I used to mess around with my dad’s work papers when I was little. I didn’t get in trouble, though, because my dad worked at a technology conglomerate that were concerned with putting everything on computers and the Internet. Now, paper is about half as important to the professional world as it was 30 years ago (my numbers, I make them up).
So I am here to discuss paper as a toy instead. Why not? It’s cheap, it’s recyclable, and it gets everyone away from their video game systems…for a little while.
Origami is a 400-year-old tradition from Japan that has been used as a form of 3D art for all ages. The folded paper creations were used as traditional Shinto wedding symbols (paper butterflies represented the bride and groom) as well as good-luck symbols on gifts given by samurai (called “noshi”).
Typically, origami is practiced using square or rectangular sheets of paper. In some circles, folding is the only allowed manipulation of paper to produce origami; glue and cutting the paper may be considered impure by some.
The most common design, a staple of grade-school prowess, is the traditional crane. Other common, kid-friendly designs include flowers, boxes, and various animals.
I remember in fifth grade we read a book entitled Sadako and the Thousand Paper Cranes, and after finishing it we learned how to fold the crane. It seemed different from the usual paper-mâché and Elmer’s glue messes for which we were commissioned. This was reverent, and solemn. For once, it was an art project that did not involve any screaming or running around for supplies. It took pure concentration from an eleven-year-old.
The next year, my teachers seemed to focus the entire curriculum on simulating middle school. Hence, we were given elective periods to choose from. I was skeptic of taking the Origami section due to my being born with stupid fingers (I didn’t take the guitar elective for this very reason), but in the end I made a very competent paper sculpture that consisted of multiple origami pianos of varying size.
Now a college newspaper employee, I was inclined to pay extra attention to a colleague’s manipulation of last week’s edition, which quickly became an oversized Napoleon hat. The grade-school currency is now a pretty snazzy way to impress a coworker, or even a date.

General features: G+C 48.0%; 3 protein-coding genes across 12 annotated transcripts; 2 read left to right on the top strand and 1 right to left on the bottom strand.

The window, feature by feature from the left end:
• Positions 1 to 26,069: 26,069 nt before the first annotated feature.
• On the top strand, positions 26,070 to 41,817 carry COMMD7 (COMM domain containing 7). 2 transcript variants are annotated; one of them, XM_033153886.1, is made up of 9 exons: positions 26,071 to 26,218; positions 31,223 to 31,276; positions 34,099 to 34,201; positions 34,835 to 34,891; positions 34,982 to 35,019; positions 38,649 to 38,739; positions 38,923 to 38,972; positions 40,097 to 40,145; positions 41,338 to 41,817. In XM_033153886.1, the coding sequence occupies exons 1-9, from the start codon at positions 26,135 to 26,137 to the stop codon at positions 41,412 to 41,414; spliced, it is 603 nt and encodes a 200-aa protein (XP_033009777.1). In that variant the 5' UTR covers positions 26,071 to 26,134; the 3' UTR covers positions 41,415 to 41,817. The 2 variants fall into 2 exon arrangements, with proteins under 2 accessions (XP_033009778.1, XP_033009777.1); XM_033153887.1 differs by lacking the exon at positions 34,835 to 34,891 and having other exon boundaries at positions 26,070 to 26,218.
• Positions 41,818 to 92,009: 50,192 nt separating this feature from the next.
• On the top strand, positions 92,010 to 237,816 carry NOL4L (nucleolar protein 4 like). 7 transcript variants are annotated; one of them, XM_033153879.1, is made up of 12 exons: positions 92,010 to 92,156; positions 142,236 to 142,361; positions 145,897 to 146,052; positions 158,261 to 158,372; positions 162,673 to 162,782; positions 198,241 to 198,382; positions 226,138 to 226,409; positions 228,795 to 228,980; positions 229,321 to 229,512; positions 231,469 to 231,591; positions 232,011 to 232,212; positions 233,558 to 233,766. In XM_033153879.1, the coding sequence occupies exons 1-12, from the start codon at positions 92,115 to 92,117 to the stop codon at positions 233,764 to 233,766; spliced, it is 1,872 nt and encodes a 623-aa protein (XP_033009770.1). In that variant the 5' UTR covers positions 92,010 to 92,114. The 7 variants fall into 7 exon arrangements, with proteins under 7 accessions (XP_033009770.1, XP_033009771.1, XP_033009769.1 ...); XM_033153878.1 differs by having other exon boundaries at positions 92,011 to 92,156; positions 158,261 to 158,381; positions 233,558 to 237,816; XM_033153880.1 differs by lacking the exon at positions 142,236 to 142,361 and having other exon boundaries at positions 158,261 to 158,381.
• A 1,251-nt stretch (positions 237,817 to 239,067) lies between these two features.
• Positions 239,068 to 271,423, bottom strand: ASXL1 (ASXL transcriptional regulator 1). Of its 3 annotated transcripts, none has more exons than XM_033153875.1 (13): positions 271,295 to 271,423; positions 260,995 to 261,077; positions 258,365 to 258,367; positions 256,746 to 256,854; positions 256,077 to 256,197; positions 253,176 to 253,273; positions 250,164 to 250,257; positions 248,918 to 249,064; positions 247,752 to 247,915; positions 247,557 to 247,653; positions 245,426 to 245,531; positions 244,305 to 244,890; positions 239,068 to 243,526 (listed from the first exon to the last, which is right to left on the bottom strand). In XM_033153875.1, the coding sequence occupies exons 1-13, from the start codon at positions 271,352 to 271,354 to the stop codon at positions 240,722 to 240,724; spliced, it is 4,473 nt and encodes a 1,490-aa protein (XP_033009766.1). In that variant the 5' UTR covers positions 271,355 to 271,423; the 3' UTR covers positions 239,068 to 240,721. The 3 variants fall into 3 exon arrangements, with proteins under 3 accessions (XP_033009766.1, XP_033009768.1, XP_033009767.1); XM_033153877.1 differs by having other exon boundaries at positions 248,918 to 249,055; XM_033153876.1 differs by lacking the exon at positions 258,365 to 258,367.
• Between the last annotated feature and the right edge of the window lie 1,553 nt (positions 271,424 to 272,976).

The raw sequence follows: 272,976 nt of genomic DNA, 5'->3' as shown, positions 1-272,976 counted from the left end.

The Best Way to Learn
In general, origami is a low-cost activity because it is one of the few that can be learned out of a book, or on youtube.com. The only necessary material is paper, and the rest can be improvised.
However, there are some time-tested methods for getting certain people interested, namely children. A popular method is for the adult to learn a basic design, and teach it step-by-step to the younglings. If looking for a possible gift idea, try the many origami kits and manuals available in craft stores and book stores. I personally recommend the Origami Spectacular! Kit, which includes a book of instruction in basic designs as well as a large supply of origami paper (in multiple sizes and patterns/colors).
Why origami? What does folding paper do for kids, or even adults? Well, many parents and educators believe that this activity helps illustrate mathematical concepts to younger minds. After all, folding paper involves symmetry and geometry. Also, it helps people of all ages get artistic. The conceptual part of turning a flat material into a 3D object helps people with spatial reasoning. I could almost see an origami activity in the next Brain Age game…possibly for the Nintendo 3DS (see what I did there?). Moreover, origami also has a rich history, both as an art form and as a cultural tradition.
So, if you are a teacher, parent, or just looking to broaden your own mind, there isn’t a cheaper and more accessible activity than origami. Anything can be a toy, and as a writer for Toy-TMA, I support that fact.
This is part 1 of our 2 part Paper Folding series. Read part 2 here: Paper Airplanes!
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